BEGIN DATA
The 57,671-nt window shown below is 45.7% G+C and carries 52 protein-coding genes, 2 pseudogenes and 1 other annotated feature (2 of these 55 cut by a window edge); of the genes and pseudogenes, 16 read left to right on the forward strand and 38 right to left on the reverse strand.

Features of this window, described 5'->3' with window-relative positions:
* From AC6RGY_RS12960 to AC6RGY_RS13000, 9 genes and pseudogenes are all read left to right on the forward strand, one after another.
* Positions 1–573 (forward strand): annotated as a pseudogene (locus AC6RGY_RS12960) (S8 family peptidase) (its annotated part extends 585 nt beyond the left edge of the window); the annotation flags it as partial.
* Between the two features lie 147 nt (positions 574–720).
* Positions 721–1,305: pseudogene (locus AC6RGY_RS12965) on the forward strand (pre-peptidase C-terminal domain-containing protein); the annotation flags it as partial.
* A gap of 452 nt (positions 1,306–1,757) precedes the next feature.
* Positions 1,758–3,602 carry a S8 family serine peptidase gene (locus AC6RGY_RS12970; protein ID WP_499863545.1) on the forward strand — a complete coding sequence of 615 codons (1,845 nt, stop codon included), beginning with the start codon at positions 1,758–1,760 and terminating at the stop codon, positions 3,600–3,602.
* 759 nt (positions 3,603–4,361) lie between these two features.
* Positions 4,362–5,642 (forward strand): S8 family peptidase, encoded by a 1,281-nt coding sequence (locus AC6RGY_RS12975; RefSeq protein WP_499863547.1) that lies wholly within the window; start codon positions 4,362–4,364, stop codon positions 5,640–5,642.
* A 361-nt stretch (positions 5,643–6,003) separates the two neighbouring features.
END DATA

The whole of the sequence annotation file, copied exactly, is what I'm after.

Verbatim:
The 57,671-nt window shown below is 45.7% G+C and carries 52 protein-coding genes, 2 pseudogenes and 1 other annotated feature (2 of these 55 cut by a window edge); of the genes and pseudogenes, 16 read left to right on the forward strand and 38 right to left on the reverse strand.

Features of this window, described 5'->3' with window-relative positions:
* From AC6RGY_RS12960 to AC6RGY_RS13000, 9 genes and pseudogenes are all read left to right on the forward strand, one after another.
* Positions 1–573 (forward strand): annotated as a pseudogene (locus AC6RGY_RS12960) (S8 family peptidase) (its annotated part extends 585 nt beyond the left edge of the window); the annotation flags it as partial.
* Between the two features lie 147 nt (positions 574–720).
* Positions 721–1,305: pseudogene (locus AC6RGY_RS12965) on the forward strand (pre-peptidase C-terminal domain-containing protein); the annotation flags it as partial.
* A gap of 452 nt (positions 1,306–1,757) precedes the next feature.
* Positions 1,758–3,602 carry a S8 family serine peptidase gene (locus AC6RGY_RS12970; protein ID WP_499863545.1) on the forward strand — a complete coding sequence of 615 codons (1,845 nt, stop codon included), beginning with the start codon at positions 1,758–1,760 and terminating at the stop codon, positions 3,600–3,602.
* 759 nt (positions 3,603–4,361) lie between these two features.
* Positions 4,362–5,642 (forward strand): S8 family peptidase, encoded by a 1,281-nt coding sequence (locus AC6RGY_RS12975; RefSeq protein WP_499863547.1) that lies wholly within the window; start codon positions 4,362–4,364, stop codon positions 5,640–5,642.
* A 361-nt stretch (positions 5,643–6,003) separates the two neighbouring features.